RYE, N.Y. – The Rye Sustainability Committee is considering a “cool roofs” initiative, discounted ultra-low-sulfur diesel and a policy of “leave leaves alone” in its upcoming proposed sustainability plan for the city.
The plan will define initiatives the city can follow aimed at energy efficiency and renewable energy, reduction in greenhouse gas emissions, promoting green building practices, waste reduction and recycling, and community awareness.
“There are dozens of initiatives, and there’s just no way to do all of them, ever,” Sarah Goddard of the Rye Sustainability Committee said Wednesday night in outlining some of the proposals to the Rye City Council.
In the past, the committee helped implement a ban on plastic bags in the city, making Rye the first municipality in Westchester to do so.
Goddard said the city should look into purchasing ultra-low-sulfur biodiesel for Rye’s municipal diesel fleet, including Department of Public Works vehicles, through Hudson Bio Fuels. This type of biodiesel reduces pollution, is more energy-efficient and can be purchased at a discount.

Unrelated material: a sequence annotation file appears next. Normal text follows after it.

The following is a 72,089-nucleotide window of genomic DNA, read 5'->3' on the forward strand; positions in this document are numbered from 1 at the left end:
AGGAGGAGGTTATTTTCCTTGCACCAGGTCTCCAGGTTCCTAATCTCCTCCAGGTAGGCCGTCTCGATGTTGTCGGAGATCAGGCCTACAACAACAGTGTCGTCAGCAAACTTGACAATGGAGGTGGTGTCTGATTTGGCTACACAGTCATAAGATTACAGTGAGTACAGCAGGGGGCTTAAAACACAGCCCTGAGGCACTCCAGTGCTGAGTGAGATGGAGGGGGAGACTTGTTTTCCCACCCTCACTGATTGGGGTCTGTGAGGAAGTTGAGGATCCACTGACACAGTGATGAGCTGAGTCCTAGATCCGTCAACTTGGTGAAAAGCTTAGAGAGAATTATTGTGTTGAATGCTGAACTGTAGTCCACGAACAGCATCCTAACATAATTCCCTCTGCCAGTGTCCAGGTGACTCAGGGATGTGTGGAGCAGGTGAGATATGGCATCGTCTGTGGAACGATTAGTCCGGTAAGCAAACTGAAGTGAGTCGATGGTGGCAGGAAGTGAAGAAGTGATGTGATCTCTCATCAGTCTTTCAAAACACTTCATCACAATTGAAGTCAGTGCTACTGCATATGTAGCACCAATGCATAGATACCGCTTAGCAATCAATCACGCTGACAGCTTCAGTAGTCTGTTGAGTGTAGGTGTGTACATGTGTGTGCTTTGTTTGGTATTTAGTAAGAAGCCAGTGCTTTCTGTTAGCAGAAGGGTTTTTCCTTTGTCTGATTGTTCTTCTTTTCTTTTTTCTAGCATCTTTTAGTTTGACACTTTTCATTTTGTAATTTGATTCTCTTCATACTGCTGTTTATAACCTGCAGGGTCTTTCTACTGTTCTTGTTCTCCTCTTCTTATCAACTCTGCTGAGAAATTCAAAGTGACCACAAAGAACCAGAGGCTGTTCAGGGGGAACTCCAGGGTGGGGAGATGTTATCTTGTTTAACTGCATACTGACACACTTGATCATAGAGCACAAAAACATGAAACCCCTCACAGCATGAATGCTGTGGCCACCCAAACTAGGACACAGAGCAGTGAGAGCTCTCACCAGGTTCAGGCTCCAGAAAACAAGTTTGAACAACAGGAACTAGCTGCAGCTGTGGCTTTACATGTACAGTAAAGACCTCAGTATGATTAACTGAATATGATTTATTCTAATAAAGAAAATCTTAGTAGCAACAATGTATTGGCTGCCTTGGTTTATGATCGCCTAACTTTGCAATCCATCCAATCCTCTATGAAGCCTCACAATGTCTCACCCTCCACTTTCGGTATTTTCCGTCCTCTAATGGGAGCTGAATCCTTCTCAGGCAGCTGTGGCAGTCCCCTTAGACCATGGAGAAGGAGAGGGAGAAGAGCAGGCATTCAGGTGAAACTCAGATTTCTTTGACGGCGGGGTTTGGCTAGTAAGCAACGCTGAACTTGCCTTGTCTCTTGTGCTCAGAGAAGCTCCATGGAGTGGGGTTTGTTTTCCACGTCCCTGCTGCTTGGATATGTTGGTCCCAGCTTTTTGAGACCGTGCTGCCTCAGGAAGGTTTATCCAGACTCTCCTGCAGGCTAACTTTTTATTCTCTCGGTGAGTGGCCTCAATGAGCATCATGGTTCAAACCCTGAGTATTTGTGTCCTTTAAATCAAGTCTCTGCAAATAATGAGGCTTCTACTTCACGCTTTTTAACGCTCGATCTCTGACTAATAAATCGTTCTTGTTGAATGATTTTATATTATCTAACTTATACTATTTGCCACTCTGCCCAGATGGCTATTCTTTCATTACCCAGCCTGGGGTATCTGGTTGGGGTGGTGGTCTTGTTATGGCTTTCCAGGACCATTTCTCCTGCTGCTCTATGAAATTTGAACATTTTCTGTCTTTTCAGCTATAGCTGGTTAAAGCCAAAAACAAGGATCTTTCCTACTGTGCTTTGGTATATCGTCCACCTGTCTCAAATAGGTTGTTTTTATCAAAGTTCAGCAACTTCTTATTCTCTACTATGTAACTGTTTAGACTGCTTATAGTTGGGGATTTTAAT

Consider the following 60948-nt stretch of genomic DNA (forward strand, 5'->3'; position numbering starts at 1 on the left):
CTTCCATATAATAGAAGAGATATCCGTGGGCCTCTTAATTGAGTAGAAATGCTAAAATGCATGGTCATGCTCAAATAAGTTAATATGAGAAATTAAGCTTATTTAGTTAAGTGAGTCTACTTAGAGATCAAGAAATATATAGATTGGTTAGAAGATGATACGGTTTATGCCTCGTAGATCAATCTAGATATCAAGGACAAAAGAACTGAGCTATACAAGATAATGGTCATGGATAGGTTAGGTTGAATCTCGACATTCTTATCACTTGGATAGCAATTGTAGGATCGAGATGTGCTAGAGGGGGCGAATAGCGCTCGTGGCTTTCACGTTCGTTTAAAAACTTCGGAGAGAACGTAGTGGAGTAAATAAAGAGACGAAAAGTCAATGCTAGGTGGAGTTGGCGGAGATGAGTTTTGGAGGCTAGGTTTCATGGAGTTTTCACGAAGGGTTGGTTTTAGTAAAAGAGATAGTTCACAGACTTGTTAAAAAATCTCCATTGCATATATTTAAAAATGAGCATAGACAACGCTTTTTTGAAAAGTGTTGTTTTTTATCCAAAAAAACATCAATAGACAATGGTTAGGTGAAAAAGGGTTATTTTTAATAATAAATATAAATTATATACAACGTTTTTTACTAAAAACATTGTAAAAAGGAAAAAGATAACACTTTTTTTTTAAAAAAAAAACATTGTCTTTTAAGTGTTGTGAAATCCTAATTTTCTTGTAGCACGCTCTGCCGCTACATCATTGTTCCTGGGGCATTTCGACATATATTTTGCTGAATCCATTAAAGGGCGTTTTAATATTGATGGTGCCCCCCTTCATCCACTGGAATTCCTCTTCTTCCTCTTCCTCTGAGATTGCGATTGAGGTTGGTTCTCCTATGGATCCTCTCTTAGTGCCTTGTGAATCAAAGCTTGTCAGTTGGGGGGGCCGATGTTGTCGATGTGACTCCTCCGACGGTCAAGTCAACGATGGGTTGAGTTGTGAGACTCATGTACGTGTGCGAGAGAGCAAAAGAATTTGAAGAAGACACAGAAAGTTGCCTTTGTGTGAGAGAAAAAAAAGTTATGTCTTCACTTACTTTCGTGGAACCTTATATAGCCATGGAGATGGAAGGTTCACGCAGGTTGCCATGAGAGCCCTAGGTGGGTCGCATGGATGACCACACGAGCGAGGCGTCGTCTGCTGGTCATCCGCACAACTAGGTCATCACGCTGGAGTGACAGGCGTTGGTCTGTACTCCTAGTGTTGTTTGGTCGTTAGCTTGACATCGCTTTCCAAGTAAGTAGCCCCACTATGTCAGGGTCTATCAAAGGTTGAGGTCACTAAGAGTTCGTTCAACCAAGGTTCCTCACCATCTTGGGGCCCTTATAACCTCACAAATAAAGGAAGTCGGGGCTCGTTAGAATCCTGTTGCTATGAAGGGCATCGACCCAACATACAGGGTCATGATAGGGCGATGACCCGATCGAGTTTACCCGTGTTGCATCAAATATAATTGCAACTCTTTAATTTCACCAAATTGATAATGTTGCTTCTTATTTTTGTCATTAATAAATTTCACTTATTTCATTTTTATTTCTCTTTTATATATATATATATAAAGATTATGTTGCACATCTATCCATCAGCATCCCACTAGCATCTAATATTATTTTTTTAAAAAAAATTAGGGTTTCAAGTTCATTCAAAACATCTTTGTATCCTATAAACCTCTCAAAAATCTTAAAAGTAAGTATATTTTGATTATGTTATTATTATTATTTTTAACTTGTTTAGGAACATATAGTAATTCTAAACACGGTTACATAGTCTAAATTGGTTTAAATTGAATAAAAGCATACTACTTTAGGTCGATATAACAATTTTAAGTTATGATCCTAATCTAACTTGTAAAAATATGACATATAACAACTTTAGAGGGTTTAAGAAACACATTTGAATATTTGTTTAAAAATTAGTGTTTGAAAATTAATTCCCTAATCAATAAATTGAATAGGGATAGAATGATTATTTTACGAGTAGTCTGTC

The committee is looking to nearby Mamaroneck’s pilot program to “leave leaves alone,” in which a special mulcher is used to break up and spread leaves left on the grass during the fall. “You don’t have to cart the leaves away,” Goddard said. “You save on trucking costs, and also it’s a pesticide- and fertilizer-free way of providing nutrients for your open spaces.”
A “cool roofs” initiative could be implemented in Rye to reduce the amount of energy absorbed by a roof, thereby cutting down on air-conditioning and heating costs at city schools and other public buildings, Goddard said. To create a cool roof, a preferably flat roof of a building is painted with a special white coating material that has high solar reflectivity and high infrared emissivity. “It’s a very simple way to achieve cost savings,” Goddard said.
The committee is also looking into potential funding opportunities through the New York State Energy Research and Development Authority, including purchasing energy-efficient versions of equipment like air conditioners, printers and faxes for a rebate from the state.
Coming up, the Rye Sustainability Committee and the Rye Country Day School Environmental Auxiliary Committee are hosting a “green screen” of the documentary “No Impact Man.” The star and creator, Colin Beavan, will be present at the screening of the documentary, which examines reducing unnecessary waste. The free event begins at 7 p.m. at Rye Country Day School, 3 Grandview Ave., Rye.
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